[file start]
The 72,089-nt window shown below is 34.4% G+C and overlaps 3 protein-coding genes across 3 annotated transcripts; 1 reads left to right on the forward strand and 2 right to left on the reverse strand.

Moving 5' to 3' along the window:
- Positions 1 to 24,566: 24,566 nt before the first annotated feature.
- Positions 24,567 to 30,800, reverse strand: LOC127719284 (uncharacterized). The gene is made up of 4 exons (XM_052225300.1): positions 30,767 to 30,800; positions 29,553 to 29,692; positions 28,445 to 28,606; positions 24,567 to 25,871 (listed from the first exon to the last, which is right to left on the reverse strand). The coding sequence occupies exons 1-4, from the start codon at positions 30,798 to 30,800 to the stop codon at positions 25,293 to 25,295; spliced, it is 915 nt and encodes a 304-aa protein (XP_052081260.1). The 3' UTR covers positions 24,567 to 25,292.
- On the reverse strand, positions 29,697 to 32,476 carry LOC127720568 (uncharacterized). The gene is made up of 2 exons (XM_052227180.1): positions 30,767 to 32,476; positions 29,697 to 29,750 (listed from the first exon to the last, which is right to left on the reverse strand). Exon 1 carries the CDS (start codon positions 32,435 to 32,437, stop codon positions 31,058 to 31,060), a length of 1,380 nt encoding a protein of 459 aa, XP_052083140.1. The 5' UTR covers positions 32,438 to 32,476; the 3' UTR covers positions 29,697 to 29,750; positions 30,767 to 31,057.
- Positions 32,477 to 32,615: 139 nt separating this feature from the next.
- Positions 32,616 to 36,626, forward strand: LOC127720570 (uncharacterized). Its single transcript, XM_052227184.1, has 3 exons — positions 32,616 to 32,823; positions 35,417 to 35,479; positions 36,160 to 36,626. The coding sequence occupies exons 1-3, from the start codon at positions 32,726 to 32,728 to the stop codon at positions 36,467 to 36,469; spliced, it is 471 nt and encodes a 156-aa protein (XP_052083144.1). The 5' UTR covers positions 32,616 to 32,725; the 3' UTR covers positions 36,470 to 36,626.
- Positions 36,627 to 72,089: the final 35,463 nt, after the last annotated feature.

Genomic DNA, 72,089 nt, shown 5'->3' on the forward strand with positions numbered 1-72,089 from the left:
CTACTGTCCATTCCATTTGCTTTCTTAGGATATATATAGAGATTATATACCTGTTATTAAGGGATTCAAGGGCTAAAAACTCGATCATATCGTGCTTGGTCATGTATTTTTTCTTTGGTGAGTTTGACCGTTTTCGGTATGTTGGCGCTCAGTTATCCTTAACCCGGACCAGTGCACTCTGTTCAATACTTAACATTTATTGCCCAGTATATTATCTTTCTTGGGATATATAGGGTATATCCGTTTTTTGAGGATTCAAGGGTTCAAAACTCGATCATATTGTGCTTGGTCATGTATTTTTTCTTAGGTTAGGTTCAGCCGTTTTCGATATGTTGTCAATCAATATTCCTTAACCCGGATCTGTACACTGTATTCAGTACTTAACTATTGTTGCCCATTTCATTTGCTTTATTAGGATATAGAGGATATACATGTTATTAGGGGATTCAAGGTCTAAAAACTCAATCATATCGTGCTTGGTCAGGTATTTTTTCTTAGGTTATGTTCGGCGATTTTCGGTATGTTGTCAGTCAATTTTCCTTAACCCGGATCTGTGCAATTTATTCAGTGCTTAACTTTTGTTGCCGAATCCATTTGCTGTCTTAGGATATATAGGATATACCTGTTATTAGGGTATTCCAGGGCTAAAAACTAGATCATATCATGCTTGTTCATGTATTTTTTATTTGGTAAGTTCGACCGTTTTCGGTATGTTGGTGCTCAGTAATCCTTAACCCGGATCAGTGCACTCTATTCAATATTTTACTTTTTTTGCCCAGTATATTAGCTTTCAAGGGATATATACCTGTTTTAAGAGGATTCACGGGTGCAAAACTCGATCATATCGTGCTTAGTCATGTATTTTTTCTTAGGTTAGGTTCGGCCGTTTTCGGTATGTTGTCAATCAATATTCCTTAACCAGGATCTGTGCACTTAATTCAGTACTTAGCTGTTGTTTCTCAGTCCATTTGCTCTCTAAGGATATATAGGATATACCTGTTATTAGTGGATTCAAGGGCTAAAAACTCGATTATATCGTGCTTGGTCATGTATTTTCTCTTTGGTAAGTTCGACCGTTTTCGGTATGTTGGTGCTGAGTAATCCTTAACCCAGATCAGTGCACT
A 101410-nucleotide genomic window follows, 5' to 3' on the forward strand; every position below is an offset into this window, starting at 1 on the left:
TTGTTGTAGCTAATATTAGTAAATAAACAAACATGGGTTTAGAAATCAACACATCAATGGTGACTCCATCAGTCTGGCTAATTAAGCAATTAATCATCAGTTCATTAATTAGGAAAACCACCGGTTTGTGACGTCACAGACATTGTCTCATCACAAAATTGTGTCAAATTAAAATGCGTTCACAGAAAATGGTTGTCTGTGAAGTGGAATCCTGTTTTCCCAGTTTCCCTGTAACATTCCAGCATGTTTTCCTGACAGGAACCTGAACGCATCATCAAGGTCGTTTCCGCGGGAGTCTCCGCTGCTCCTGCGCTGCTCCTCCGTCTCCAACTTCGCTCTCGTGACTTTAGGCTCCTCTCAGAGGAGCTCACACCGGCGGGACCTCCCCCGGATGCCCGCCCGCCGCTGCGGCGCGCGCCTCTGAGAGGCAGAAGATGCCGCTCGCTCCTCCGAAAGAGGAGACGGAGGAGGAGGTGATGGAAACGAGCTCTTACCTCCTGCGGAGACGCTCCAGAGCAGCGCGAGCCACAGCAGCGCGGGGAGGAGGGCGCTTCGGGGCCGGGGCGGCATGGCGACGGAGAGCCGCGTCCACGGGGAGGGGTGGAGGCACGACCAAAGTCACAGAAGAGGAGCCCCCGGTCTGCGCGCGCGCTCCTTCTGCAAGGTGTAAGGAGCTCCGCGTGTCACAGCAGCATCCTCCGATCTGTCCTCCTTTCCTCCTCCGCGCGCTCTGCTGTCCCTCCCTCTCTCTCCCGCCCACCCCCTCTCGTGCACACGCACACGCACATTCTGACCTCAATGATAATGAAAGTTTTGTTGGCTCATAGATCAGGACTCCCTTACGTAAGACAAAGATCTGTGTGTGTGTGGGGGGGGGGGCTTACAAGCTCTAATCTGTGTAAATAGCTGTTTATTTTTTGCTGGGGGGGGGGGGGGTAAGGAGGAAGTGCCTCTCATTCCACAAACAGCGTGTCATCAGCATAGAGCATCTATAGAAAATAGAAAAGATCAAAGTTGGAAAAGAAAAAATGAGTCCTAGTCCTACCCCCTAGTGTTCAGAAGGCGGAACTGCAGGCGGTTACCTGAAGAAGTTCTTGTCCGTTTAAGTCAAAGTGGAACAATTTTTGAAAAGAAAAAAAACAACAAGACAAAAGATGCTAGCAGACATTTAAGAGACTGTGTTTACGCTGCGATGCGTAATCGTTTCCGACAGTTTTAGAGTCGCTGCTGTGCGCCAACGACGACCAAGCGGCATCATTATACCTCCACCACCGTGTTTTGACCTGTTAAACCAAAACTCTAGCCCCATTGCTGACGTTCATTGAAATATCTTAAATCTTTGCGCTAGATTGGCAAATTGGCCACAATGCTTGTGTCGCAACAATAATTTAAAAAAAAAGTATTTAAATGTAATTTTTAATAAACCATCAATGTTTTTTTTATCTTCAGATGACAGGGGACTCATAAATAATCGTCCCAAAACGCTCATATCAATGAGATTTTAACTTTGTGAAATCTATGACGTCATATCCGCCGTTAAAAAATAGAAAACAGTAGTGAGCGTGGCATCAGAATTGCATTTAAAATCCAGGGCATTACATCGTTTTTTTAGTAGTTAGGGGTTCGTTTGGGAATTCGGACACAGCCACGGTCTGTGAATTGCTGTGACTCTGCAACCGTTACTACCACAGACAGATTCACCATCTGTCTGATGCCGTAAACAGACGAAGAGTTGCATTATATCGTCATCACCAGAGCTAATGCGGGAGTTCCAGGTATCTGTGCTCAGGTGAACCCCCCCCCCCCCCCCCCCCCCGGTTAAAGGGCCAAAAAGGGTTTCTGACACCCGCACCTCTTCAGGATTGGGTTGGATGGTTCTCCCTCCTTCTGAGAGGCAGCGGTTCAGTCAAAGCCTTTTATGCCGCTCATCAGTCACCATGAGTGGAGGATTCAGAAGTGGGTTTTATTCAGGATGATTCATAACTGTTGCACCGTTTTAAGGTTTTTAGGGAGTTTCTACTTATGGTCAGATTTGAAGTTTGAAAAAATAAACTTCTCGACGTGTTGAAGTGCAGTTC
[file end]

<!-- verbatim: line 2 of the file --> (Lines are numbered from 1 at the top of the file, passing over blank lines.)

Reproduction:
Moving 5' to 3' along the window: